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chrkelly22
New Member

Is a Roth the same as a Roth IRA?

what is a 1095A
2 Replies
Opus 17
Level 15

Is a Roth the same as a Roth IRA?

A 1095A is a form that is sent to you by a marketplace health insurance when you have a marketplace health insurance plan (ACA or “Obamacare”).  You must enter this in TurboTax to determine whether or not you are eligible for a premium tax credit, and whether you must re-pay any premium tax credit you previously received.

 

A Roth IRA is a type of individual retirement account.

 

The word “Roth“ is also sometimes referred to after tax retirement plans sponsored through your employer, including 403(b) and a 401(k), although the use of the term “Roth“ is somewhat inaccurate in this case.  A traditional 401(k) or 403(b) takes pretax income, and you are taxed when it is withdrawn in retirement. A “Roth“ 403(b) or 401(k) takes after-tax contributions and you do not pay tax in retirement.  

If you have an after-tax or “Roth“ workplace retirement plan, that is dealt with on your W-2 and you do not enter those contributions again when you are asked about a Roth IRA. The two types of plans are completely different in their rules and  regulations, even though they have similar purposes.

*Answers are correct to the best of my ability at the time of posting but do not constitute legal or tax advice.*
dmertz
Level 15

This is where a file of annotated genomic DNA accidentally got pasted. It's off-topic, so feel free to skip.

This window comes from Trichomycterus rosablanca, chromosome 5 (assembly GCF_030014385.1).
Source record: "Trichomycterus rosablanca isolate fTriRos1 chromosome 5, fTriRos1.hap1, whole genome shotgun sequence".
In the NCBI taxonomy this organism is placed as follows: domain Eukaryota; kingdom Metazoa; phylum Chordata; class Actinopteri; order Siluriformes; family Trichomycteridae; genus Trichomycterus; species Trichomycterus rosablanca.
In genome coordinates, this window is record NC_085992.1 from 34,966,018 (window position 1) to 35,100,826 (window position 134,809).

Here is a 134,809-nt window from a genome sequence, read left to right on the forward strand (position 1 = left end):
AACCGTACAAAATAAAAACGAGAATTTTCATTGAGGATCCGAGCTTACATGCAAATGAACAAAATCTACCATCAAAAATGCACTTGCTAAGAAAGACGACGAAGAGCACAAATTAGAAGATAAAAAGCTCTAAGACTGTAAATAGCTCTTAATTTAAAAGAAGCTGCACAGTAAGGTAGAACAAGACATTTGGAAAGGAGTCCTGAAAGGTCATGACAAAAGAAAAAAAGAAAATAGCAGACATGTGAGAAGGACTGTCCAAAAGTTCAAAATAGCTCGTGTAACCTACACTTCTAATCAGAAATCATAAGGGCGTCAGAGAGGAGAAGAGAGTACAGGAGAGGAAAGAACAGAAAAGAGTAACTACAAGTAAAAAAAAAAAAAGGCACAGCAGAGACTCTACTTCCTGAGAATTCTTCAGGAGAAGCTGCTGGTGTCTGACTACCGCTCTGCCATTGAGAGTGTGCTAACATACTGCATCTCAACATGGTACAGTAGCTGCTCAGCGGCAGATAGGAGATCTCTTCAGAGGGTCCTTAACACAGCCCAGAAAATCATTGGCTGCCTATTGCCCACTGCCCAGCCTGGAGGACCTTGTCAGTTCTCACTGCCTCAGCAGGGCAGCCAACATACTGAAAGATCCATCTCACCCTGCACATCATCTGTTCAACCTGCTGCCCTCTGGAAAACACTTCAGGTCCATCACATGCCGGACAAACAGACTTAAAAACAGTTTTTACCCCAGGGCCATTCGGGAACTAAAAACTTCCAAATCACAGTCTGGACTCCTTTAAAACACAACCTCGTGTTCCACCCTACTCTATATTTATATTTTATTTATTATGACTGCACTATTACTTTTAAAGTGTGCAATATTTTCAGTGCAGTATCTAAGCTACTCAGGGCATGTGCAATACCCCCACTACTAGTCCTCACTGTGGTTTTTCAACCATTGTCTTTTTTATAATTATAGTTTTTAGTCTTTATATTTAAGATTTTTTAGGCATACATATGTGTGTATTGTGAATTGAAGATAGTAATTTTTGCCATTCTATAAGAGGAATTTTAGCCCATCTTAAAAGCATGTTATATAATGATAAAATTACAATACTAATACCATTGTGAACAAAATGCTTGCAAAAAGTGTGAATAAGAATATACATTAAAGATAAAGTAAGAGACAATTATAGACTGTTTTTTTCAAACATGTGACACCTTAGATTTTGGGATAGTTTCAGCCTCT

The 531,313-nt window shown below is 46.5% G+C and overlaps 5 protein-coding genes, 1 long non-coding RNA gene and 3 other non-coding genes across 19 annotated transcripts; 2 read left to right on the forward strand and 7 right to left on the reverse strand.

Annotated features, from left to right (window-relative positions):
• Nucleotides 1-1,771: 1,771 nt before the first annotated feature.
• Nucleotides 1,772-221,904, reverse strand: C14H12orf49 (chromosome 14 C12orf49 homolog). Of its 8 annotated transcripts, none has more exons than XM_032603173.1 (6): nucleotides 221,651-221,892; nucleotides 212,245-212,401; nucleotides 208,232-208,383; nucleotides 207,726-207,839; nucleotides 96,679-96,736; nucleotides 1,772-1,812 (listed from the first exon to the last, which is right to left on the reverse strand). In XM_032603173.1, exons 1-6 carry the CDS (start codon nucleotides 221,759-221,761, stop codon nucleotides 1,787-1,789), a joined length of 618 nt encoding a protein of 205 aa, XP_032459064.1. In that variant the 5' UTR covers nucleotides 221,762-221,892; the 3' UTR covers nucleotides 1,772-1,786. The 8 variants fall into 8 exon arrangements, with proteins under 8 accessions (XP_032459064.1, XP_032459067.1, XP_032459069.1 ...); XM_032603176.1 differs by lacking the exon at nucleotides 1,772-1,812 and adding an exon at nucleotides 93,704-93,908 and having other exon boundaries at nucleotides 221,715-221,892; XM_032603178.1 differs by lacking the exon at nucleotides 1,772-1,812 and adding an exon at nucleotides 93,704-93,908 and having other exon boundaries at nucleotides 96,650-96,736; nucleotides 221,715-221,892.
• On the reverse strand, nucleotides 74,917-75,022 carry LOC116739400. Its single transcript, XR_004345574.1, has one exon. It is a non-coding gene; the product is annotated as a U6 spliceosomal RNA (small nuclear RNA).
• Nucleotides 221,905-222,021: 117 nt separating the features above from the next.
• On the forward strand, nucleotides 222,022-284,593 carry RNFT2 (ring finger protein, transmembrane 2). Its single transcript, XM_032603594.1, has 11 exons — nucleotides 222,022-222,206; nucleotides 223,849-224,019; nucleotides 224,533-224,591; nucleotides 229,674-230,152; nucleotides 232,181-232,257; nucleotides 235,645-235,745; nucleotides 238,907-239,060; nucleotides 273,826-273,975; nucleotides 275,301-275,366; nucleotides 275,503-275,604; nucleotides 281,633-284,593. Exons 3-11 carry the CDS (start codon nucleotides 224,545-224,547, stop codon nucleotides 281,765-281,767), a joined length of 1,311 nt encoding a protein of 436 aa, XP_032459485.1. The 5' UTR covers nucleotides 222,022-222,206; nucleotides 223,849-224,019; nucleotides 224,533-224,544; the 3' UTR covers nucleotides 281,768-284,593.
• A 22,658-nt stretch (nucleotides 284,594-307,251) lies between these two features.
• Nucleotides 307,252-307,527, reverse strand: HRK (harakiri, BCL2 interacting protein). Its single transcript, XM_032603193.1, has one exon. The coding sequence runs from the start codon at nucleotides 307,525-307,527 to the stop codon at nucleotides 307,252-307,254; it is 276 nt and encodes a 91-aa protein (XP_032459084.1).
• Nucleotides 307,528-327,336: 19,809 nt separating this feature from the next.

Is a Roth the same as a Roth IRA?

Although people are sometimes confuse designated Roth accounts in qualified retirement plans with Roth IRAs, both are referred to in the tax code as Roth accounts, just different types of Roth accounts.  So it's accurate to call this type of account in a qualified retirement account like a 401(k) a Roth account ("designated Roth account" is the proper term).  Using the term "Roth 401(k)" is a bit of a misnomer because the Roth account in the 401(k) is not in a separate plan from the plan which has the traditional account in the 401(k); "Roth 401(k)" simply refers the designated Roth account in the 401(k).

 

The rules for making contributions to and distributions from Roth IRAs and designated Roth accounts in qualified retirement plans are substantially different.  The things that they have in common and make them both types of Roth accounts are that contributions are made after-tax and earnings are tax-free once the requirements for qualified distributions are met.

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